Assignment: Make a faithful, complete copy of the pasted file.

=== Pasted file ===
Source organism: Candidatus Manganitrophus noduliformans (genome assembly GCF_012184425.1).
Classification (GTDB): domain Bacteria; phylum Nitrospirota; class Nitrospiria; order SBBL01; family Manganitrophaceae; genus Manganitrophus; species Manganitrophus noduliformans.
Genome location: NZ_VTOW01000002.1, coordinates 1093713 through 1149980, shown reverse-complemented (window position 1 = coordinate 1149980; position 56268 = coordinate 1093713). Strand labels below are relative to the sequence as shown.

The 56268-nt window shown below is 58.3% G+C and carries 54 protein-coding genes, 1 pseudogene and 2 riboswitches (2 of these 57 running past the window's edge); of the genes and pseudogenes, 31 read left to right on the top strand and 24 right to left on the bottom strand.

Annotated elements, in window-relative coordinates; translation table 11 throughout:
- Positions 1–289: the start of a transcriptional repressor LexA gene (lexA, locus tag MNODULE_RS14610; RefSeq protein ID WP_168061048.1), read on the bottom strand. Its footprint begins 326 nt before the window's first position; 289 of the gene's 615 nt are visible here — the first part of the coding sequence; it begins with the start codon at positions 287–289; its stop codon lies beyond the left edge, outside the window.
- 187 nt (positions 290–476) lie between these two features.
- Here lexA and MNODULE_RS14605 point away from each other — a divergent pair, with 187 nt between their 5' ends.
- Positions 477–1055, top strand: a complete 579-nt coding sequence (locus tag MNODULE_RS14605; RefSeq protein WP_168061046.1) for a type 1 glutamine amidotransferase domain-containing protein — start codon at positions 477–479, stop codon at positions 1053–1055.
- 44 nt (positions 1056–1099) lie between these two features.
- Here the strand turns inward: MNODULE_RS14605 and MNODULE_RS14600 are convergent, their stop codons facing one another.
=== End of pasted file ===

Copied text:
Source organism: Candidatus Manganitrophus noduliformans (genome assembly GCF_012184425.1).
Classification (GTDB): domain Bacteria; phylum Nitrospirota; class Nitrospiria; order SBBL01; family Manganitrophaceae; genus Manganitrophus; species Manganitrophus noduliformans.
Genome location: NZ_VTOW01000002.1, coordinates 1093713 through 1149980, shown reverse-complemented (window position 1 = coordinate 1149980; position 56268 = coordinate 1093713). Strand labels below are relative to the sequence as shown.

The 56268-nt window shown below is 58.3% G+C and carries 54 protein-coding genes, 1 pseudogene and 2 riboswitches (2 of these 57 running past the window's edge); of the genes and pseudogenes, 31 read left to right on the top strand and 24 right to left on the bottom strand.

Annotated elements, in window-relative coordinates; translation table 11 throughout:
- Positions 1–289: the start of a transcriptional repressor LexA gene (lexA, locus tag MNODULE_RS14610; RefSeq protein ID WP_168061048.1), read on the bottom strand. Its footprint begins 326 nt before the window's first position; 289 of the gene's 615 nt are visible here — the first part of the coding sequence; it begins with the start codon at positions 287–289; its stop codon lies beyond the left edge, outside the window.
- 187 nt (positions 290–476) lie between these two features.
- Here lexA and MNODULE_RS14605 point away from each other — a divergent pair, with 187 nt between their 5' ends.
- Positions 477–1055, top strand: a complete 579-nt coding sequence (locus tag MNODULE_RS14605; RefSeq protein WP_168061046.1) for a type 1 glutamine amidotransferase domain-containing protein — start codon at positions 477–479, stop codon at positions 1053–1055.
- 44 nt (positions 1056–1099) lie between these two features.
- Here the strand turns inward: MNODULE_RS14605 and MNODULE_RS14600 are convergent, their stop codons facing one another.